The specific failure of a normally responsive individual to make an immune response to a known antigen. It results from previous contact with the antigen by an immunologically immature individual (fetus or neonate) or by an adult exposed to extreme high-dose or low-dose antigen, or by exposure to radiation, antimetabolites, antilymphocytic serum, etc.
A cytokine produced by activated T-LYMPHOCYTES that stimulates the migration of CD4-POSITIVE LYMPHOCYTES and monocytes. It has been reported to suppress HIV replication.
Detection of RNA that has been electrophoretically separated and immobilized by blotting on nitrocellulose or other type of paper or nylon membrane followed by hybridization with labeled NUCLEIC ACID PROBES.
The number of WHITE BLOOD CELLS per unit volume in venous BLOOD. A differential leukocyte count measures the relative numbers of the different types of white cells.
Substances that augment, stimulate, activate, potentiate, or modulate the immune response at either the cellular or humoral level. The classical agents (Freund's adjuvant, BCG, Corynebacterium parvum, et al.) contain bacterial antigens. Some are endogenous (e.g., histamine, interferon, transfer factor, tuftsin, interleukin-1). Their mode of action is either non-specific, resulting in increased immune responsiveness to a wide variety of antigens, or antigen-specific, i.e., affecting a restricted type of immune response to a narrow group of antigens. The therapeutic efficacy of many biological response modifiers is related to their antigen-specific immunoadjuvanticity.
Process of classifying cells of the immune system based on structural and functional differences. The process is commonly used to analyze and sort T-lymphocytes into subsets based on CD antigens by the technique of flow cytometry.
An early local inflammatory reaction to insult or injury that consists of fever, an increase in inflammatory humoral factors, and an increased synthesis by hepatocytes of a number of proteins or glycoproteins usually found in the plasma.
An INTERLEUKIN-6 related cytokine that exhibits pleiotrophic effects on many physiological systems that involve cell proliferation, differentiation, and survival. Leukemia inhibitory factor binds to and acts through the lif receptor.
A technique of culturing mixed cell types in vitro to allow their synergistic or antagonistic interactions, such as on CELL DIFFERENTIATION or APOPTOSIS. Coculture can be of different types of cells, tissues, or organs from normal or disease states.
A cell-surface ligand involved in leukocyte adhesion and inflammation. Its production is induced by gamma-interferon and it is required for neutrophil migration into inflamed tissue.
Cells that line the inner and outer surfaces of the body by forming cellular layers (EPITHELIUM) or masses. Epithelial cells lining the SKIN; the MOUTH; the NOSE; and the ANAL CANAL derive from ectoderm; those lining the RESPIRATORY SYSTEM and the DIGESTIVE SYSTEM derive from endoderm; others (CARDIOVASCULAR SYSTEM and LYMPHATIC SYSTEM) derive from mesoderm. Epithelial cells can be classified mainly by cell shape and function into squamous, glandular and transitional epithelial cells.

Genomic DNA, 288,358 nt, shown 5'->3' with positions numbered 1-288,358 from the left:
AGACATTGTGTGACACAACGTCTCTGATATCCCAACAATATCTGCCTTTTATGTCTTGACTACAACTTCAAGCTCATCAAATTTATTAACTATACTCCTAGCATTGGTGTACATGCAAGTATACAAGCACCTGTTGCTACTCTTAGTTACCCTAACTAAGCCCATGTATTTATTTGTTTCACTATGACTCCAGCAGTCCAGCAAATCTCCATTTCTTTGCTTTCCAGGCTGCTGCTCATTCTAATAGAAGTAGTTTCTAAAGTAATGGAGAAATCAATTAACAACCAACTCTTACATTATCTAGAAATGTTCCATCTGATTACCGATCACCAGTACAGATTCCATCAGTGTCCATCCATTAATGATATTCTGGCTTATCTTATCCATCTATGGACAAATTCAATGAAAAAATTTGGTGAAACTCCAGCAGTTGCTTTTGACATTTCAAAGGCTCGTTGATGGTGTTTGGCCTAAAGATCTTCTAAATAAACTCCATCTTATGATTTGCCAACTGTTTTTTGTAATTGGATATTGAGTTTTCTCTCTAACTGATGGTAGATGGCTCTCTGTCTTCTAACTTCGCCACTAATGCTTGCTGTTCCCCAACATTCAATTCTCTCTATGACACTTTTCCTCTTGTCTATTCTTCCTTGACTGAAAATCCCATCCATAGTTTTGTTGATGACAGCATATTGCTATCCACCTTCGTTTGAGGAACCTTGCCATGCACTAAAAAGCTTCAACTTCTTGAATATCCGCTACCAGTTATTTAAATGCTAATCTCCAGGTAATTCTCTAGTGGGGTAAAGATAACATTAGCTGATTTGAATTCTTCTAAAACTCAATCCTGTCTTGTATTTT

Diffusible gene products that act on homologous or heterologous molecules of viral or cellular DNA to regulate the expression of proteins.
Protein kinases that catalyze the PHOSPHORYLATION of TYROSINE residues in proteins with ATP or other nucleotides as phosphate donors.
Lining of the INTESTINES, consisting of an inner EPITHELIUM, a middle LAMINA PROPRIA, and an outer MUSCULARIS MUCOSAE. In the SMALL INTESTINE, the mucosa is characterized by a series of folds and abundance of absorptive cells (ENTEROCYTES) with MICROVILLI.
Recombinant proteins produced by the GENETIC TRANSLATION of fused genes formed by the combination of NUCLEIC ACID REGULATORY SEQUENCES of one or more genes with the protein coding sequences of one or more genes.
An interleukin receptor subunit that was originally discovered as a component of the INTERLEUKIN 2 RECEPTOR. It was subsequently found to be a component of several other receptors including the INTERLEUKIN 4 RECEPTOR, the INTERLEUKIN 7 RECEPTOR, the INTERLEUKIN-9 RECEPTOR, the INTERLEUKIN-15 RECEPTOR, and the INTERLEUKIN-21 RECEPTOR. Mutations in the gene for the interleukin receptor common gamma chain have been associated with X-LINKED COMBINED IMMUNODEFICIENCY DISEASES.
The major immunoglobulin isotype class in normal human serum. There are several isotype subclasses of IgG, for example, IgG1, IgG2A, and IgG2B.
Mononuclear phagocytes derived from bone marrow precursors but resident in the peritoneum.
A pattern recognition receptor that interacts with LYMPHOCYTE ANTIGEN 96 and LIPOPOLYSACCHARIDES. It mediates cellular responses to GRAM-NEGATIVE BACTERIA.
All of the processes involved in increasing CELL NUMBER including CELL DIVISION.
An albumin obtained from the white of eggs. It is a member of the serpin superfamily.